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UK-based balloon pilot reflects on first trip to Aroostook County

PRESQUE ISLE, Maine — Anyone who looked up at the skies near Presque Isle on the mornings of Friday, Aug. 23, and Sunday, Aug. 25, likely did not expect to see a giant green frog floating above the treetops and across the large, open landscape.

That “frog,” known as “Hyla the Frog,” is the hot air balloon that John Viner, a pilot from North Muskham, United Kingdom, brought to Presque Isle during his first visit to the annual Crown of Maine Balloon Festival held Aug. 22-25.

Hyla is also the name of a small green tree frog that is found in Europe, Asia, Africa and parts of North America. Owning a balloon with such a unique shape and origin gave Viner and his UK-based crew members an immediate way to connect with people during their time in Presque Isle last week.

“Everywhere we’ve gone people have said, ‘You’re the frog people,’” said Viner, who has piloted balloons for the past 20 years. “It’s been great to see people smile and to know that the frog has made them happy.”

Due to strong winds and often cloudy skies, Viner was only able to fly on Friday and Sunday morning. He stayed behind Saturday evening to offer tethered balloon rides at the Northern Maine Fairgrounds. But the setbacks did not discourage Viner, who has come to realize that most festivals are “40 percent flying and 60 percent meeting people.”

Viner learned about the Crown of Maine Balloon Festival through friend and fellow pilot Seth Bailey of Windsor, Nova Scotia, who has brought his balloon, “Czech Mate,” to the event for the past five years. The trip to Aroostook County was also the first time Viner visited the state of Maine, a place he knew only from reading Stephen King novels, and the first time he has been to New England.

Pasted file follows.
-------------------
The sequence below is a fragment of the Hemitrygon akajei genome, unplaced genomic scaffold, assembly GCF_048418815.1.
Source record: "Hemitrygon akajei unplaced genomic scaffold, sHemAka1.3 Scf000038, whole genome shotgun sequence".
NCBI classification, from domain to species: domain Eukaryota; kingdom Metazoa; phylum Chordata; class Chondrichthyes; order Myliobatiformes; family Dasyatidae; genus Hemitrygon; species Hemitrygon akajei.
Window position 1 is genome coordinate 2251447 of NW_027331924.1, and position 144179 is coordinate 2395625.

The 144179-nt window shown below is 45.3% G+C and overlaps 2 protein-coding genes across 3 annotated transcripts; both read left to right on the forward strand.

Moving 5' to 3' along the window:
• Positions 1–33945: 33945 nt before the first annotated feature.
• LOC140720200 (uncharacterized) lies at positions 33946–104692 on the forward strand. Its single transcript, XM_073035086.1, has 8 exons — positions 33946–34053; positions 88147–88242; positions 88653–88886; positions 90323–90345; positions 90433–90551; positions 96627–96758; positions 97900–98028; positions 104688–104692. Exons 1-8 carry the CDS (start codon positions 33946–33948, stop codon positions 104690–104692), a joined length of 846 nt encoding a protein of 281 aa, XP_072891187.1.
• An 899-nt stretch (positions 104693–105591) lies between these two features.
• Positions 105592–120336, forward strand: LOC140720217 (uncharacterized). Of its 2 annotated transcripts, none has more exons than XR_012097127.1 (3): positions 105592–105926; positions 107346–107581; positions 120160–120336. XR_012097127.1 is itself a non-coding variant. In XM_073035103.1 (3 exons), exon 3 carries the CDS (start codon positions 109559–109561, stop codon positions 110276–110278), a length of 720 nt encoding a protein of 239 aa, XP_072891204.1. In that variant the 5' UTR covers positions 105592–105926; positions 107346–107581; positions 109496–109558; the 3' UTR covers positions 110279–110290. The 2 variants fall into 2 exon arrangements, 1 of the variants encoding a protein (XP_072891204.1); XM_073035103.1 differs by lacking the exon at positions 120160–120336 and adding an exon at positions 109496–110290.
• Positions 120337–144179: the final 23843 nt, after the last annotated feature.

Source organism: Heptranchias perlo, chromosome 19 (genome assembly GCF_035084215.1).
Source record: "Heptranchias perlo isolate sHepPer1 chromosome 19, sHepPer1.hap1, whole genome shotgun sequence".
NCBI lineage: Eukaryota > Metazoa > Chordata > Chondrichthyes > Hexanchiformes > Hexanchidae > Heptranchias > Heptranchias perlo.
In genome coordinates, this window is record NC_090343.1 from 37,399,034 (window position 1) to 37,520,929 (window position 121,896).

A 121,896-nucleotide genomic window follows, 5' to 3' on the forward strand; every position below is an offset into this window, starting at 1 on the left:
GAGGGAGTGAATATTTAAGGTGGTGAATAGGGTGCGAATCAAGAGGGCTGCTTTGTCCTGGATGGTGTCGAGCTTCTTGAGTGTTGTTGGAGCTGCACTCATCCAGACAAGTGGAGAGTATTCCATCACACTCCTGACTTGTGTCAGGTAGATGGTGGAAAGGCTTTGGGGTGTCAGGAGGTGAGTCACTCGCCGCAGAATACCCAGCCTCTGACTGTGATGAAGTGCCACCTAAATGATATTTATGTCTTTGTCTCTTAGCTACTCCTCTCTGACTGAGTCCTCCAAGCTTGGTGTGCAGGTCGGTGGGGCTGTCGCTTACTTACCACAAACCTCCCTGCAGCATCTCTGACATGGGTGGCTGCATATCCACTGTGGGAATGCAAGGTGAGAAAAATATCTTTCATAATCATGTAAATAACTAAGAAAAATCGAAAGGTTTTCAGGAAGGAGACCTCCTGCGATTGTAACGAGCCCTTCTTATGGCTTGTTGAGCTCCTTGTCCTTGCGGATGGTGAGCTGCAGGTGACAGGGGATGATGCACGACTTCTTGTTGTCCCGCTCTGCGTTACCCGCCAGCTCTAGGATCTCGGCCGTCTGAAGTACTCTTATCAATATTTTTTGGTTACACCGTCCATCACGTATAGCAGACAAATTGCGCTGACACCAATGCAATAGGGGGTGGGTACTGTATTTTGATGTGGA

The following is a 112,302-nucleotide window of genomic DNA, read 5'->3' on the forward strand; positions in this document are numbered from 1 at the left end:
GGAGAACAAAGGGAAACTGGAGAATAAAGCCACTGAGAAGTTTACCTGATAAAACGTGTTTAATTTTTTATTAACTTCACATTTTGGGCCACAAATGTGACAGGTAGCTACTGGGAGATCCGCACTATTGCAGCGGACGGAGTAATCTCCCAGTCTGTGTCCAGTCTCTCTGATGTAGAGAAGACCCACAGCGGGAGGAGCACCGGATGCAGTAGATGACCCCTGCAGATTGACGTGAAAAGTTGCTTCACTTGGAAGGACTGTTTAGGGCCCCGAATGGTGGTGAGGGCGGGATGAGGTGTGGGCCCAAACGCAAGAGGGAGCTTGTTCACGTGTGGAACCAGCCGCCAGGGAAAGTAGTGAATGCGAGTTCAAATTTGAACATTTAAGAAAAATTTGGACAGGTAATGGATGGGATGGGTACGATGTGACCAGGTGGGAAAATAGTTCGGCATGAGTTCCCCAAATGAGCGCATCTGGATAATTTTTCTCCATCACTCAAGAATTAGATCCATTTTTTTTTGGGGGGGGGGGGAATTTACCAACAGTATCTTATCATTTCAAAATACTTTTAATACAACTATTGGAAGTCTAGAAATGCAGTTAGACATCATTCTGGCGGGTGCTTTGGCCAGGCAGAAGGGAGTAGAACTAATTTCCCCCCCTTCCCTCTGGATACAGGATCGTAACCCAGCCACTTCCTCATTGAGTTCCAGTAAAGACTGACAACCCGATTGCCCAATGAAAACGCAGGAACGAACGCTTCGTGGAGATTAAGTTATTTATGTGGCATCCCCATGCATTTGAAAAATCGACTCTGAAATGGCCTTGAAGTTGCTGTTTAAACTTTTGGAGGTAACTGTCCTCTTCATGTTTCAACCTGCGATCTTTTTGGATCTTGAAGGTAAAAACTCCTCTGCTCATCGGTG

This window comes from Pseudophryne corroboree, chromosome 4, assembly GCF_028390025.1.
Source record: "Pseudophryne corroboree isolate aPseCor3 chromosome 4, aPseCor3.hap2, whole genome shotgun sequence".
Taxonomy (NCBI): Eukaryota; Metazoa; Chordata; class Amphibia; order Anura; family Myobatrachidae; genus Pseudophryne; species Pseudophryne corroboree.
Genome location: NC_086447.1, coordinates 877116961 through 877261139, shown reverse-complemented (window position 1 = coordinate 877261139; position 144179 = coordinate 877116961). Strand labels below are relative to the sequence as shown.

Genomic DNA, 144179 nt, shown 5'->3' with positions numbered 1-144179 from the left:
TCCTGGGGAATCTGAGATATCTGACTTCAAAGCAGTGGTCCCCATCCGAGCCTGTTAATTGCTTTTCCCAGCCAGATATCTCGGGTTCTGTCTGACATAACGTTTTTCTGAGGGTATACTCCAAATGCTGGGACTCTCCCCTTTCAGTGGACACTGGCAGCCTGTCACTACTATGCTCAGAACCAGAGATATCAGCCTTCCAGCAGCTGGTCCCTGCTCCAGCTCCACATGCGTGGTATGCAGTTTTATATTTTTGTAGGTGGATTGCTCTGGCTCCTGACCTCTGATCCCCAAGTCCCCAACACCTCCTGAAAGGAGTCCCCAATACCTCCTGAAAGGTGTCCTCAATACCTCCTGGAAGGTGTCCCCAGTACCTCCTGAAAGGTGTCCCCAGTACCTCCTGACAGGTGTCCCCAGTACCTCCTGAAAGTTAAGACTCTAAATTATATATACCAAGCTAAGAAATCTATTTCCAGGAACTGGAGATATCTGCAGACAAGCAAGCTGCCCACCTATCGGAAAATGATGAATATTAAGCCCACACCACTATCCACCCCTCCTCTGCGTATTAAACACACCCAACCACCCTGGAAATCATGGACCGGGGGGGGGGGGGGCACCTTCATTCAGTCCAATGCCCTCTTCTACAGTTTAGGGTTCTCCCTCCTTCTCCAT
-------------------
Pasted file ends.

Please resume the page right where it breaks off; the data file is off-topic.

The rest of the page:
While in the “crown of Maine” Viner and his crew members spent much of their time chatting with folks at local stores, festival vendors and the farmer’s market, the latter of which taught them more about northern Maine-grown potatoes. The team of three even stuck around several days after the festival to explore central Aroostook more.

“The people here have been very caring and welcoming,” Viner said. “It’s a privilege to be able to travel around the world and meet new people.”

In the past Viner has flown “Hyla the Frog” and his two more traditional balloons in 25 different countries in Europe and Asia, as well as the Albuquerque International Balloon Fiesta in Albuquerque, New Mexico. Like many pilots who fly in Aroostook County, he was amazed by the vast views of open fields, waterways and small towns below, sights that are not always common elsewhere in the world.

During his balloon flights, Viner not only witnessed the unique landscape of northern Maine but also discovered a different perspective on the communities he had begun exploring.

“When you’re up there you see how the roads actually fit together, despite appearing very ramshackle when you’re on the ground,” Viner said. “The experience of flying is all about gaining a different perspective and watching what’s going on below you. It’s breathtaking.”

Viner hopes to come back to Aroostook County as part of the Crown of Maine Balloon Festival or even on his own to experience the vibrant colors of autumn leaves at their peak. Throughout his future travels, he’ll always carry with him the memories of the festival and friendships he made with other pilots. 

But perhaps what he’ll remember most is the smiles that lit up his passengers’ faces, while realizing the joy of flying across the skies in a frog-shaped balloon.

“That experience is a wonderful gift that we can give people,” Viner said.

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